Author: SmartBear Software
Applies to: TestComplete 9.0
In addition to TestComplete’s support for automation of unit, regression, distributed and other automated testing types, it offers support for traditional record-and-playback-style GUI and functional testing. While certainly not a comprehensive method of automated testing on its own, recordable automated tests represent an excellent starting place for creating more robust and complete test projects. One of the complaints leveled against traditional playback-type automated testing is that it is inflexible and that the automated test cases are not easily extended. To answer this argument, the Data-Driven Testing (DDT) methodology was born. Although this technique does not originate with TestComplete, it is a fairly straightforward concept and is easily implemented within TestComplete’s automated tests.
This article contains the following information on how data-driven testing is implemented in TestComplete:
The simplest explanation of data-driven testing is this: data that is external to your functional tests is loaded and used to extend your automated test cases. One of the best examples is that of a customer order form. To use data-driven testing in this scenario, you might record a single automated test, entering values into the various fields. After you have recorded the automated test, it only contains values that you entered during the recording. Most likely, data you have specified does not cause errors in the application, but other data may cause them. To be sure that the application works as expected you can alter the test to accept variables, entering those variables into the data fields. Thus, data-driven testing allows you to run this test each time you want to add an order record, passing in a new set of data each time. Our recent webinar, Become a Data-Driven Testing Ninja, covers this topic in great detail.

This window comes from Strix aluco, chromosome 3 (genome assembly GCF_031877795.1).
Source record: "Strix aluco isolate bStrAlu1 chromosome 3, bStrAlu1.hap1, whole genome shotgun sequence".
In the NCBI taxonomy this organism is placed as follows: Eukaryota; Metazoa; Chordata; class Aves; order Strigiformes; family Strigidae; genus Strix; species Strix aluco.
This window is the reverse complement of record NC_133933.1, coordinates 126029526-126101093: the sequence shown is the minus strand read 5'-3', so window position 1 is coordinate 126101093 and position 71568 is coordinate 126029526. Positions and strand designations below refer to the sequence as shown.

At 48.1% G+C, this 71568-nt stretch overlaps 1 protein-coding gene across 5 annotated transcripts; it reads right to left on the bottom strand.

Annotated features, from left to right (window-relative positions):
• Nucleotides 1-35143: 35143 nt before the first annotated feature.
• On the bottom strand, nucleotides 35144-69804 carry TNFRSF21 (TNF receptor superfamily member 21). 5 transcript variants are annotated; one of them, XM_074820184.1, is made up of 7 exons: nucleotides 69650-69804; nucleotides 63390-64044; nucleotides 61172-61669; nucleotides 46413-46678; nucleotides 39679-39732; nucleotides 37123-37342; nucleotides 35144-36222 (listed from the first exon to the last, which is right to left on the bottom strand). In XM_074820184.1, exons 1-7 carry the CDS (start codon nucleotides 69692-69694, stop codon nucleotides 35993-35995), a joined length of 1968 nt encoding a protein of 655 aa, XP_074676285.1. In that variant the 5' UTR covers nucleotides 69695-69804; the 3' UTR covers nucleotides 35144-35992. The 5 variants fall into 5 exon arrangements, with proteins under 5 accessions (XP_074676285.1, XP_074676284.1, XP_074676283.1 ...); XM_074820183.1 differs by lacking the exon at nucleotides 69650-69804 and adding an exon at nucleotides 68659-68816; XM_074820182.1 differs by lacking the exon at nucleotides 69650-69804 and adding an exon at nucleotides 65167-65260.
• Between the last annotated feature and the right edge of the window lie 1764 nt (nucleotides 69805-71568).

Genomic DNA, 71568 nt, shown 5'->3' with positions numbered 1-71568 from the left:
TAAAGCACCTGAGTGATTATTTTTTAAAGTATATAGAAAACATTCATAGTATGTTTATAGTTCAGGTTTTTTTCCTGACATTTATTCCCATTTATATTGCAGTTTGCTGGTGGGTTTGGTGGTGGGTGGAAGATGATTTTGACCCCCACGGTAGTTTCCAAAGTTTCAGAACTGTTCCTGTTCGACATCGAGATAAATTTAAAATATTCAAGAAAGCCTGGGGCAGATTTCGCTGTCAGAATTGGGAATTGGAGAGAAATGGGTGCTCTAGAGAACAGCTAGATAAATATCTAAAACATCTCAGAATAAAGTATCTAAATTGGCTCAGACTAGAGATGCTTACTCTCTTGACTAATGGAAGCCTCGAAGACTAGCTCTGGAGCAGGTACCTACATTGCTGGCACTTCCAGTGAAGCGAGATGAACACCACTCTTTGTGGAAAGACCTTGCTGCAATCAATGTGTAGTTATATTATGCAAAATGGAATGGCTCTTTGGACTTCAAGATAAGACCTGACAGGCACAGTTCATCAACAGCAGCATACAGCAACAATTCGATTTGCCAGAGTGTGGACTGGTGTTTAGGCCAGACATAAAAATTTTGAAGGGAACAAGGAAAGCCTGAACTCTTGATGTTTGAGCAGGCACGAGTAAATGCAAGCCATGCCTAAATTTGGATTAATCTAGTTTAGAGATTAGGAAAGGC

It is convenient to keep data for automated tests in special storages that support sequential access to a set of data, for example, Excel sheets, database tables, arrays, and so on. Often data is stored either in a text file and are separated by commas or in Excel files and are presented as a table. This lets you modify them easily. If you need to add more data, you simply modify the file either in any text editor or in Microsoft Excel (in case of hard-coded values, you should modify both data and code).
Each row in the file holds values to be assigned or checked. One row may contain values for one automated test. However, you are free to use several rows for one automated test. In this case, you may need to add a field that will specify which values are input, and which are verifying values.
Note that you can create and populate such storages manually, or you can command TestComplete to do this automatically. For this purpose, TestComplete includes the Data Generator that lets you generate test data of various types and store it either to a TestComplete Table variable or to an Excel file. After you specify all the desired parameters for the generated data, TestComplete will automatically generate it according to the defined parameter values and save these values to the variable or file. This approach decreases the time spent on preparing data for data-driven tests. For more information, see the Using Data Generators section in TestComplete’s help.